Abu Dhabi, UAEWednesday 20 November 2019

Oman's nationalisation of tourism sector creates more job opportunities for youth

Government has promised to create 500,000 jobs by 2040, more than half of which will go to locals

A group of female Omani diploma students are taken to Nakhal Fort in north Oman to receive lessons in being a tour guide. Sebastian Castelier for The National
A group of female Omani diploma students are taken to Nakhal Fort in north Oman to receive lessons in being a tour guide. Sebastian Castelier for The National

Ambling between the sand-coloured buildings of Nakhal Fort in north Oman, a hospitality professor instructs his students on how to become successful tour guides.

The group is comprised only of Omani women – a scene deemed unusual in a country where foreigners vastly outnumber locals in the private sector.

The 10 female students walk across the pre-Islamic fortification, some in the black flowing over-garment typical of the region and others in brighter colours. All listening attentively to their professor. “The tourists you will guide are often elderly, don’t hurry them,” he tells the young women.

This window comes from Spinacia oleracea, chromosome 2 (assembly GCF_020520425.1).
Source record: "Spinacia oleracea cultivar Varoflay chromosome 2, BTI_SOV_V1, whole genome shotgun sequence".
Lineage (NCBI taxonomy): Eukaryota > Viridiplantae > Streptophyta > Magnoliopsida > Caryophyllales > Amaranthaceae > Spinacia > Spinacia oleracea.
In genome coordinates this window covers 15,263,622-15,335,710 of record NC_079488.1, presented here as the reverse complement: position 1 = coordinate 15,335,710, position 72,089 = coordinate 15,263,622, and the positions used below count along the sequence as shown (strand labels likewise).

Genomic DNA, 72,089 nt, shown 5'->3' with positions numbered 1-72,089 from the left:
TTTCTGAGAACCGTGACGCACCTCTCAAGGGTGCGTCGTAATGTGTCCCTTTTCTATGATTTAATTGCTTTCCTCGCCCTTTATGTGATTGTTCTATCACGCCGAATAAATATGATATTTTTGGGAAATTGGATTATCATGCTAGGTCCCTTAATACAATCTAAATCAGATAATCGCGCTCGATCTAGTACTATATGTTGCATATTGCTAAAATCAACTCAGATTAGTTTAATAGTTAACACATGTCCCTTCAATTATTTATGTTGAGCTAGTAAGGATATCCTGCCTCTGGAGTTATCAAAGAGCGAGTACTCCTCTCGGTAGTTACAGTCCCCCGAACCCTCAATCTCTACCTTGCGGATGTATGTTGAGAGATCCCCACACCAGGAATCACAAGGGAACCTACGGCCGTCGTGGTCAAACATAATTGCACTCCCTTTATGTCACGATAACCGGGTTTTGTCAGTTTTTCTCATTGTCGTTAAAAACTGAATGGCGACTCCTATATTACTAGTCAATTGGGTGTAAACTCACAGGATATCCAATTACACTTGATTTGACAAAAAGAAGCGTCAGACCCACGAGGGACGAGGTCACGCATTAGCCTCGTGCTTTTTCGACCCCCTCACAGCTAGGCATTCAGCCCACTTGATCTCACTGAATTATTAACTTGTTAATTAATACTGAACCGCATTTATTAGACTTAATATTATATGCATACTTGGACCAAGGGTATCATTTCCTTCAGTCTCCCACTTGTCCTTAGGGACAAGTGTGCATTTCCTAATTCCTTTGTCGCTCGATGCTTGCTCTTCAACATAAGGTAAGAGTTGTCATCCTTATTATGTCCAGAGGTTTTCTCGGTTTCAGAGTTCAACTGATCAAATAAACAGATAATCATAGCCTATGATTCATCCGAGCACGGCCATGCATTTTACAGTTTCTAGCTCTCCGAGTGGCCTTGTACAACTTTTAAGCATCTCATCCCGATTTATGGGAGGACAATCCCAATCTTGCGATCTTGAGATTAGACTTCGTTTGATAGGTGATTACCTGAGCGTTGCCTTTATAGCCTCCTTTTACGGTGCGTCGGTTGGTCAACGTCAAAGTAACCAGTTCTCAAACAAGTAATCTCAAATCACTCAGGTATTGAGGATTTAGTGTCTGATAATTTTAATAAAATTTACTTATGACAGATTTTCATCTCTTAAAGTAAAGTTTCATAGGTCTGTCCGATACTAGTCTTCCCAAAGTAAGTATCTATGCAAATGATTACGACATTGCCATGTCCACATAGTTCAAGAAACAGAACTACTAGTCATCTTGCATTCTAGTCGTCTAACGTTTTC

Omani parents once discouraged their children from working in the tourism industry – an activity often associated with nightlife, alcohol and moral decay. Instead, they pushed for jobs in the public sector, or the profitable oil industry.

This shifted when the Omani government in March 2016 announced a plan to create 500,000 new jobs in the tourism industry by 2040 and that 70 per cent of the positions would go to local men and women.

In a country where the number of unemployed graduates is nearly 60,000 and expatriates account for more than 87 per cent of the private sector, young men and women jumped at the opportunity.

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Sector growth is key in motivating students, explained Dr Abdulkarim bin Sultan Al Mughairi, the Dean of the Oman Tourism College (OTC), the sultanate’s only academic institution specialising in tourism.